COVID-19: Cybersecurity, Biometrics, and Access Control for On-Premises and Remote Workers

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2Q 2020 | IN-5804

Biometric on-premises physical access control has taken a hit and many organizations are turning to biometric to secure logical access for their remote workers. However, there are a number of pitfalls involved, and simply the use of biometrics does not ensure the level of security required during this time of crisis.

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Contactless Biometrics Receiving Additional Investment


COVID-19 has greatly affected the biometrics market, forcing a split between contactless modalities, like face and iris, and contact ones, like fingerprint and vein, which are currently struggling to uphold the new stringent infection control protocols. This has caused an unprecedented demand in remote logical access control followed by new investment opportunities. What followed was a demand surge in contactless technologies (with face recognition being the clear winner) but a calamitous effect on the contact-only ones, forcing governments and organizations to stall many current fingerprint access control applications and postpone similar projects in the implementation pipeline.

Physical On-Premises Access Control: Governmental Reactions to the Outbreak


All contact-only biometric modalities (affecting fingerprint, vein, and finger-vein) are currently on the downslope. While on the surface this just looks like a standard security measure with few implications, it has actually caused significant challenges worldwide in immigration and border control, law enforcement and public safety, civil and welfare, banking and payments, workforce management, and logical and physical access control. Numerous governmental entities, law enforcement agencies, and in some cases even correctional facilities worldwide have suspended the use of fingerprint technologies for registration, authentication, and many related applications, even causing additional problems for suspect processing and management of biometric templates in criminal Automated Fingerprint/Biometrics Identification System (AFIS/ABIS) databases.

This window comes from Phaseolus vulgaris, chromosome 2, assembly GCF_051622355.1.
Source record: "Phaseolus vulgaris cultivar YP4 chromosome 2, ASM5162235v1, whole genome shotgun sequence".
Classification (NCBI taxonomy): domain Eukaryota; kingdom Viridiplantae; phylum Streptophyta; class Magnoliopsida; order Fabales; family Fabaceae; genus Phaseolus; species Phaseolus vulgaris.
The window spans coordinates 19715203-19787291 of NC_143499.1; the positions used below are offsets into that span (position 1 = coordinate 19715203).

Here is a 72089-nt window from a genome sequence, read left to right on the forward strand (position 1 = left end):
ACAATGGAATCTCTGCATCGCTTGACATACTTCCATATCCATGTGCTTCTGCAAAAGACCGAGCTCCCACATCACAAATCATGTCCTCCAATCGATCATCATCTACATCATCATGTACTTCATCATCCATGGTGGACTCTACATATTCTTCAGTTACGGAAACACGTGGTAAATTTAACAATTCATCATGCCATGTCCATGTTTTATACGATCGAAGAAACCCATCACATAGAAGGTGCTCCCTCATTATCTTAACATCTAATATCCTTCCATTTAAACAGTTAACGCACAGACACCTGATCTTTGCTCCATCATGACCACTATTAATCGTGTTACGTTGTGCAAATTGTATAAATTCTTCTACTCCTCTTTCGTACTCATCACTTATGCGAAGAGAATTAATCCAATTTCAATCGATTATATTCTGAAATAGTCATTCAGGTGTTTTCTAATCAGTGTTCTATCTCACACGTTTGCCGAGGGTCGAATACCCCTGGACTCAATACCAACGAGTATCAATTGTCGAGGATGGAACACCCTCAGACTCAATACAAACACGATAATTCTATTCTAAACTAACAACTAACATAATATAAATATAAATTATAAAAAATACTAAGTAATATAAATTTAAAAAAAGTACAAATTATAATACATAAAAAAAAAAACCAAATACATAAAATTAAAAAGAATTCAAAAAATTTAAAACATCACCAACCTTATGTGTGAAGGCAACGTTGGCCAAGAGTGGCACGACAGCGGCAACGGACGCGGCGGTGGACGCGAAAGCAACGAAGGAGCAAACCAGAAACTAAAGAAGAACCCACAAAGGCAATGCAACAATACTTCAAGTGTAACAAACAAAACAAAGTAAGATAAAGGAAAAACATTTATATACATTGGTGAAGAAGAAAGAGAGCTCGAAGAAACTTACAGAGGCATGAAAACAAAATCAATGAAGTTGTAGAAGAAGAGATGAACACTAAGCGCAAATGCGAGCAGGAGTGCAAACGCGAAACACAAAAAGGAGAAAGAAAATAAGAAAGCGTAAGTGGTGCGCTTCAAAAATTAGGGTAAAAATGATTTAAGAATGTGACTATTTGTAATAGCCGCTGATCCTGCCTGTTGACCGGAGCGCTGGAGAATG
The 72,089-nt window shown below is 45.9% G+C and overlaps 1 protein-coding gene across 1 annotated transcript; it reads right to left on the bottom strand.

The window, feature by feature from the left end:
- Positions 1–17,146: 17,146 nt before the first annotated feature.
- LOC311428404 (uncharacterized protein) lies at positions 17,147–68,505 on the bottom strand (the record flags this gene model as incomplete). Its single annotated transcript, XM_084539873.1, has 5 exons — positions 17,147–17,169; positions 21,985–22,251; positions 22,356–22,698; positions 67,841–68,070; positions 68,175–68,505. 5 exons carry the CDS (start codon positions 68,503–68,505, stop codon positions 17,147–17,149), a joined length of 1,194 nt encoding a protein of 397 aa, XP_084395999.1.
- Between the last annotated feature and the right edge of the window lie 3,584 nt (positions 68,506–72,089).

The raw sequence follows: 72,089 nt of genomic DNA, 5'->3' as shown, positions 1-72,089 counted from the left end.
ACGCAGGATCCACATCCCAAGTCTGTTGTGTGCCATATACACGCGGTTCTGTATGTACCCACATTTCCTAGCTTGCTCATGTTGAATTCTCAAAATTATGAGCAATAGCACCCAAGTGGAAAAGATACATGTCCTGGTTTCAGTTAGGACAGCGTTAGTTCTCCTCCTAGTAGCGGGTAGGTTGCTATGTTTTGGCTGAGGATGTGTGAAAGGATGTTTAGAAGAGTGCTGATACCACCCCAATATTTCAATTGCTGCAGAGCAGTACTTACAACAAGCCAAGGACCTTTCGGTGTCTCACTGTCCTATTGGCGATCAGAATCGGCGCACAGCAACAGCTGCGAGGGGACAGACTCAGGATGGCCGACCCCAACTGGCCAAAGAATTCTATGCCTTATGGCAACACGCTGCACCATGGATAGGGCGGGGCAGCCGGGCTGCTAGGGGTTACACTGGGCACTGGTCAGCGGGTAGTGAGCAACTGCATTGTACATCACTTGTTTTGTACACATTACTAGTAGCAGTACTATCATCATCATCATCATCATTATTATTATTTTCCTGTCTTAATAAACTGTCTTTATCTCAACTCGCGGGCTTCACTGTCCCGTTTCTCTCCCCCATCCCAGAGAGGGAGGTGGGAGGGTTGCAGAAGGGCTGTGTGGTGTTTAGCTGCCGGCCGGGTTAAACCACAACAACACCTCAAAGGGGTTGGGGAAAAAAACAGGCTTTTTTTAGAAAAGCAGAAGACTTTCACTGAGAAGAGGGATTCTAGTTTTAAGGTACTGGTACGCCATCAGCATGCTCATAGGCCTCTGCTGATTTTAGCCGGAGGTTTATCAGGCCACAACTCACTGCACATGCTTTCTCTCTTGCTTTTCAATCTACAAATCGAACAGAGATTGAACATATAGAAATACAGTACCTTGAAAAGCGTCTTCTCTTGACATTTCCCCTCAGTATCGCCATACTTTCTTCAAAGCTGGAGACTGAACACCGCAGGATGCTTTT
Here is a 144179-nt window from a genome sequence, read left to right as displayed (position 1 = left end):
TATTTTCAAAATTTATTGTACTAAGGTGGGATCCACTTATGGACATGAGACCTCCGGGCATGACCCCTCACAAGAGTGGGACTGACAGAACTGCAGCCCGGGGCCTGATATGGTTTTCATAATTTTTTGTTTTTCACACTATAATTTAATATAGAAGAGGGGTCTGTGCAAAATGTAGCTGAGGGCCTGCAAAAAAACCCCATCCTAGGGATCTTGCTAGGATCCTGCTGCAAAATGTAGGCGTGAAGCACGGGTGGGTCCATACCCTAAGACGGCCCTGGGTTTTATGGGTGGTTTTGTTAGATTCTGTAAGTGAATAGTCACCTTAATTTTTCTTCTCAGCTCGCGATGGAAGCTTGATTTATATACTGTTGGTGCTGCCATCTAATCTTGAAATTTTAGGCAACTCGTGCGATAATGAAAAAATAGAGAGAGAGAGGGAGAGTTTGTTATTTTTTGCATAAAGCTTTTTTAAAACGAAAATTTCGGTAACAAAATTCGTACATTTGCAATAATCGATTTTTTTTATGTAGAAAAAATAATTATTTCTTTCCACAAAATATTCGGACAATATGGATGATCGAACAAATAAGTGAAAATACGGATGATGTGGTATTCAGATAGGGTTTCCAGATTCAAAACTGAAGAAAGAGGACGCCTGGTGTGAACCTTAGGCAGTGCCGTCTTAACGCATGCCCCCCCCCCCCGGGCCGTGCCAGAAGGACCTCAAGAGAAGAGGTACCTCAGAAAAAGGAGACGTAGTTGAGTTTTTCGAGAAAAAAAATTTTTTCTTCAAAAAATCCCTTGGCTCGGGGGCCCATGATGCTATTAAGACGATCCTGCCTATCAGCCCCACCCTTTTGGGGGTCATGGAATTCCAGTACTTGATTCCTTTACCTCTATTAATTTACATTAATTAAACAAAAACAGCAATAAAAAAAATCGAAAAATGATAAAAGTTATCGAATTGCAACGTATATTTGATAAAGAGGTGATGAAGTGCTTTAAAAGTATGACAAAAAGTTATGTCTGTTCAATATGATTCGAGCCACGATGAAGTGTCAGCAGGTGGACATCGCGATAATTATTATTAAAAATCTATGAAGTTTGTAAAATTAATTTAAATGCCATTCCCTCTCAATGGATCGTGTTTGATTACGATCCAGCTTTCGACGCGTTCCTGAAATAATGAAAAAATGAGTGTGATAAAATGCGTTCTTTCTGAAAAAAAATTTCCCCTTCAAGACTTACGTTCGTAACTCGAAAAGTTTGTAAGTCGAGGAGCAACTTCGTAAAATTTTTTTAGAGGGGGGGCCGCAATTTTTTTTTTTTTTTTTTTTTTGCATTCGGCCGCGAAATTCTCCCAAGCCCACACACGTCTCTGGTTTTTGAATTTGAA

The Indian government has suspended all biometric attendance and workforce management systems in key regions after the UIDAI-backed attendance systems failed the mandatory hygiene tests. In countries making use of biometric residence permits and VISA schemes, this process has been severely hindered and some agencies (e.g., U.K. immigration) have extended all current VISA applications due to COVID-19 and the applicants’ self-isolating restrictions. For the biometric services that were not suspended, the standard security protocols in regard to deletion and re-registration of new biometric templates have been omitted, changing the security lifecycle of biometric templates. Most recently, U.S Citizenship and Immigration Services (USCIS) was forced to lower biometrics data management and authentication standards in light of the recent outbreak. The agency will stall all new biometric registrations and instead reuse all the previously collected biometric templates in order to process all near-future I-765 employee authorization applications.

Remote Logical Access Control: Organizational Endpoints Are Scattered